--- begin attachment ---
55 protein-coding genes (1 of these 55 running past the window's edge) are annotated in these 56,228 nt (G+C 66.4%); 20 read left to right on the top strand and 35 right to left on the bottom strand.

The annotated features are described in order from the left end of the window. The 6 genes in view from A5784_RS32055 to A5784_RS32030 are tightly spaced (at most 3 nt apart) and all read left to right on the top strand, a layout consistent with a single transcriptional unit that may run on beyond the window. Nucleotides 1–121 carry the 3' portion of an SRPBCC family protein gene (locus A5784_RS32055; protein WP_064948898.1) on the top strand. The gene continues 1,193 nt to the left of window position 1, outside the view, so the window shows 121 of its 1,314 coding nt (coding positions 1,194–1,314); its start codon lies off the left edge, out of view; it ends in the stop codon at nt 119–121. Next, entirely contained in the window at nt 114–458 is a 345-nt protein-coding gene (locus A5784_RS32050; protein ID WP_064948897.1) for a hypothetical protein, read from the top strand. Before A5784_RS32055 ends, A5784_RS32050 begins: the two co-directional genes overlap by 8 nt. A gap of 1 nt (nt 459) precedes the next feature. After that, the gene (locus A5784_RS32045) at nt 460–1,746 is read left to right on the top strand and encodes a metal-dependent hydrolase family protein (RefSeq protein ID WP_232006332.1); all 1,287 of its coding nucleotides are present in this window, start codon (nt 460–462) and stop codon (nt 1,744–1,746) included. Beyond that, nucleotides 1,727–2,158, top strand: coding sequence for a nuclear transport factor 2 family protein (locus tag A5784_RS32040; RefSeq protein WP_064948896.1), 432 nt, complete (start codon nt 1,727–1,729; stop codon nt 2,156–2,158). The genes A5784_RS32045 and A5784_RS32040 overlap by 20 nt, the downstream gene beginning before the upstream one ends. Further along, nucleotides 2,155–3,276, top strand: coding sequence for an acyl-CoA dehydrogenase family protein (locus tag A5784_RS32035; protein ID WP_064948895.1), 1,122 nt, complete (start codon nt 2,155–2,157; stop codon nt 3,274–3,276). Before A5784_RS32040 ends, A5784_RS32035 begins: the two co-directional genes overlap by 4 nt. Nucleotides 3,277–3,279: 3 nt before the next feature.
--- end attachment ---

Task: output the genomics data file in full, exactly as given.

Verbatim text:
55 protein-coding genes (1 of these 55 running past the window's edge) are annotated in these 56,228 nt (G+C 66.4%); 20 read left to right on the top strand and 35 right to left on the bottom strand.

The annotated features are described in order from the left end of the window. The 6 genes in view from A5784_RS32055 to A5784_RS32030 are tightly spaced (at most 3 nt apart) and all read left to right on the top strand, a layout consistent with a single transcriptional unit that may run on beyond the window. Nucleotides 1–121 carry the 3' portion of an SRPBCC family protein gene (locus A5784_RS32055; protein WP_064948898.1) on the top strand. The gene continues 1,193 nt to the left of window position 1, outside the view, so the window shows 121 of its 1,314 coding nt (coding positions 1,194–1,314); its start codon lies off the left edge, out of view; it ends in the stop codon at nt 119–121. Next, entirely contained in the window at nt 114–458 is a 345-nt protein-coding gene (locus A5784_RS32050; protein ID WP_064948897.1) for a hypothetical protein, read from the top strand. Before A5784_RS32055 ends, A5784_RS32050 begins: the two co-directional genes overlap by 8 nt. A gap of 1 nt (nt 459) precedes the next feature. After that, the gene (locus A5784_RS32045) at nt 460–1,746 is read left to right on the top strand and encodes a metal-dependent hydrolase family protein (RefSeq protein ID WP_232006332.1); all 1,287 of its coding nucleotides are present in this window, start codon (nt 460–462) and stop codon (nt 1,744–1,746) included. Beyond that, nucleotides 1,727–2,158, top strand: coding sequence for a nuclear transport factor 2 family protein (locus tag A5784_RS32040; RefSeq protein WP_064948896.1), 432 nt, complete (start codon nt 1,727–1,729; stop codon nt 2,156–2,158). The genes A5784_RS32045 and A5784_RS32040 overlap by 20 nt, the downstream gene beginning before the upstream one ends. Further along, nucleotides 2,155–3,276, top strand: coding sequence for an acyl-CoA dehydrogenase family protein (locus tag A5784_RS32035; protein ID WP_064948895.1), 1,122 nt, complete (start codon nt 2,155–2,157; stop codon nt 3,274–3,276). Before A5784_RS32040 ends, A5784_RS32035 begins: the two co-directional genes overlap by 4 nt. Nucleotides 3,277–3,279: 3 nt before the next feature.